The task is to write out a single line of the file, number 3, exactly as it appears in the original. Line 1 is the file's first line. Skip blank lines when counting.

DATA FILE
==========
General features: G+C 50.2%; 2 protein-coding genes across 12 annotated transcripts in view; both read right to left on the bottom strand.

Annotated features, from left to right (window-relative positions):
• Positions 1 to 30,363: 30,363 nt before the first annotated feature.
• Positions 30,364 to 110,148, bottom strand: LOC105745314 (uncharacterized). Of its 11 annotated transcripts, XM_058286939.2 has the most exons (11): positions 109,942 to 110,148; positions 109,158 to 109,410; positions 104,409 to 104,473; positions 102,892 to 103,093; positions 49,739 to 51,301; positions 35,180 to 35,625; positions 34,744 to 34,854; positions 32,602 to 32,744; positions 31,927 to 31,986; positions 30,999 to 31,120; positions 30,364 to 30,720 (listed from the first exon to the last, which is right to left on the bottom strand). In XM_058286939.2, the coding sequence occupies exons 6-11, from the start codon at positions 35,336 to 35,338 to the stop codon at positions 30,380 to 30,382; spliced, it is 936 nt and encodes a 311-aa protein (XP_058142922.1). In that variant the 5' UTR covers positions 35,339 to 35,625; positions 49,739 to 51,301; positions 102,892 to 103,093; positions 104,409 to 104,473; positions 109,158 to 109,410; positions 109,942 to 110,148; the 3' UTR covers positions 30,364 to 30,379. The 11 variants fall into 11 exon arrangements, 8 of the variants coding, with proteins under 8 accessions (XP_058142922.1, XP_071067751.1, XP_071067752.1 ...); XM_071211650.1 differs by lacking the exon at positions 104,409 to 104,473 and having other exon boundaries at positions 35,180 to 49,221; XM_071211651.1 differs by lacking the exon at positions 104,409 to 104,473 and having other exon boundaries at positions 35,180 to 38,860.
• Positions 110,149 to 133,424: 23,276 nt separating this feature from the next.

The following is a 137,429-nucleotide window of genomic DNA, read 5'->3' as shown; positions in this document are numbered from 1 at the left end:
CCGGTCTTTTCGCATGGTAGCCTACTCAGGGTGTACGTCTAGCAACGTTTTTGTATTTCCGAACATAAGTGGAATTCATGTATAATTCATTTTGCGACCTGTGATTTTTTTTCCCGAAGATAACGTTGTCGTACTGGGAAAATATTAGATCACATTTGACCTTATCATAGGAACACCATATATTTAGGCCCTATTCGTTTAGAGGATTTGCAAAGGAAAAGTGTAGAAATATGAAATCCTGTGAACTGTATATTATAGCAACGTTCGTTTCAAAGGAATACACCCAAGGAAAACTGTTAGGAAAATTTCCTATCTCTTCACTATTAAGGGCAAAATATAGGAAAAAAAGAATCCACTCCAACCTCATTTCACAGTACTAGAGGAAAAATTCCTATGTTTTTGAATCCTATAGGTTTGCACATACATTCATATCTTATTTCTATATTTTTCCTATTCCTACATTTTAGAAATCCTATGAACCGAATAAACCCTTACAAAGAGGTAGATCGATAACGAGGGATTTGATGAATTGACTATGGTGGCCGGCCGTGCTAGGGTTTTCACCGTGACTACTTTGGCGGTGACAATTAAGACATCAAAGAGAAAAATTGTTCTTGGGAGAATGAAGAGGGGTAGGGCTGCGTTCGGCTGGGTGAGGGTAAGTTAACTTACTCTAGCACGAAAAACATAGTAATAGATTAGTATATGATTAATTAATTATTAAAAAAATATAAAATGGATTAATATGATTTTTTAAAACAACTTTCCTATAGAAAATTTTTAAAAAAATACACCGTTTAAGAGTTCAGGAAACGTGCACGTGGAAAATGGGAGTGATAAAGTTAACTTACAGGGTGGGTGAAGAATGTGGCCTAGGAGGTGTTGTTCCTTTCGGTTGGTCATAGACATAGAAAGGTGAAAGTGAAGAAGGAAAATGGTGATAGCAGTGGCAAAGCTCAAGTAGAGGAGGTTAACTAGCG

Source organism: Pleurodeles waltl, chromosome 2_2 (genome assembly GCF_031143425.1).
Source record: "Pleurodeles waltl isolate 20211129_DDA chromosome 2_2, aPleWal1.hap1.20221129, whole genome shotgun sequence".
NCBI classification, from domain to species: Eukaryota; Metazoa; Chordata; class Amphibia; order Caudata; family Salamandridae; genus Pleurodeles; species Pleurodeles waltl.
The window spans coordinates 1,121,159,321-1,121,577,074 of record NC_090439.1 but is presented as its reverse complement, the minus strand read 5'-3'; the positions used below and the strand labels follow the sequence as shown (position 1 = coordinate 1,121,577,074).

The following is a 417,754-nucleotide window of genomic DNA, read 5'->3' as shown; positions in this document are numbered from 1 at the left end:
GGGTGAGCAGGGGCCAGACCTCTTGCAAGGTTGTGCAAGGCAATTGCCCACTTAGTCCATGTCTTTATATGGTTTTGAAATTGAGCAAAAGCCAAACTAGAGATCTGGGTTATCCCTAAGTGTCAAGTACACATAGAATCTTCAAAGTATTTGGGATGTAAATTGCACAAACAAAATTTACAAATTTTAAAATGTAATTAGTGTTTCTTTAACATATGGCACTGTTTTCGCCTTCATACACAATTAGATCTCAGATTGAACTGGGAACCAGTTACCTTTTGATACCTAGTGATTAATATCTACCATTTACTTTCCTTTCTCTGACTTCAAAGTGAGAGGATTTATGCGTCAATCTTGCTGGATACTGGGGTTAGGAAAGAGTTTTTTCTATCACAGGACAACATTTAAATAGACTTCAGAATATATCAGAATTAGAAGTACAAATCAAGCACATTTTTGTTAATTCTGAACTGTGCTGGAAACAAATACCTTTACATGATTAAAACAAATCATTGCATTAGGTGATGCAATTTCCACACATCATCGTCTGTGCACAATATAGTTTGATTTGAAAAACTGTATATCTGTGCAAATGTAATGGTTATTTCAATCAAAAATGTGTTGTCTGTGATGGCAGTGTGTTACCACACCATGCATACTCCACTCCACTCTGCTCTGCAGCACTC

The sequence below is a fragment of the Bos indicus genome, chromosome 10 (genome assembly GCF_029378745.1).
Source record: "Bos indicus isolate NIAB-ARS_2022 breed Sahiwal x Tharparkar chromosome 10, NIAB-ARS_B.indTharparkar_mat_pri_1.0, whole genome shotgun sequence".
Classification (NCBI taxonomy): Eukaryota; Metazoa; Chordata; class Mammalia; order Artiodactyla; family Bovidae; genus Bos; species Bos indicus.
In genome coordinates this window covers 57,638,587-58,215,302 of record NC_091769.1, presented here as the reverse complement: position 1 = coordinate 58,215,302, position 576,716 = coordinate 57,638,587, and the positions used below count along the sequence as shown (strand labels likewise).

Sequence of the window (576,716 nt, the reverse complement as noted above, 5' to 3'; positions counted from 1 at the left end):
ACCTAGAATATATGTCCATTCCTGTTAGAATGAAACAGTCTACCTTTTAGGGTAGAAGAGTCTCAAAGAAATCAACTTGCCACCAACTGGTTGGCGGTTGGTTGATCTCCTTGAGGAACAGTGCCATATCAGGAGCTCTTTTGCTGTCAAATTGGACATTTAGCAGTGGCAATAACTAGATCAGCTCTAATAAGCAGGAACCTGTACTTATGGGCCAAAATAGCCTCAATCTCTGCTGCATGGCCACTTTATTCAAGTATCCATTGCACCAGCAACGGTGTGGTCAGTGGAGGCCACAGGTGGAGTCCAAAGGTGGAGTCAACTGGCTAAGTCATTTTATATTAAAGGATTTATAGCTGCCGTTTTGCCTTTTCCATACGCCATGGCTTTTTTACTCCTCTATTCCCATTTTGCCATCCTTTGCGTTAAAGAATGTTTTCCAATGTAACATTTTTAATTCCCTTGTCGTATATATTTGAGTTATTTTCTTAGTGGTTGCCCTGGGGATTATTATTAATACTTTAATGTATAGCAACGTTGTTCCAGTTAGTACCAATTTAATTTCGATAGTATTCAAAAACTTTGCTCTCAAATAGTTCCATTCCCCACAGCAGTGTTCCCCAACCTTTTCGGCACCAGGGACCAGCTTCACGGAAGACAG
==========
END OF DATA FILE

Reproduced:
• Positions 1 to 30,363: 30,363 nt before the first annotated feature.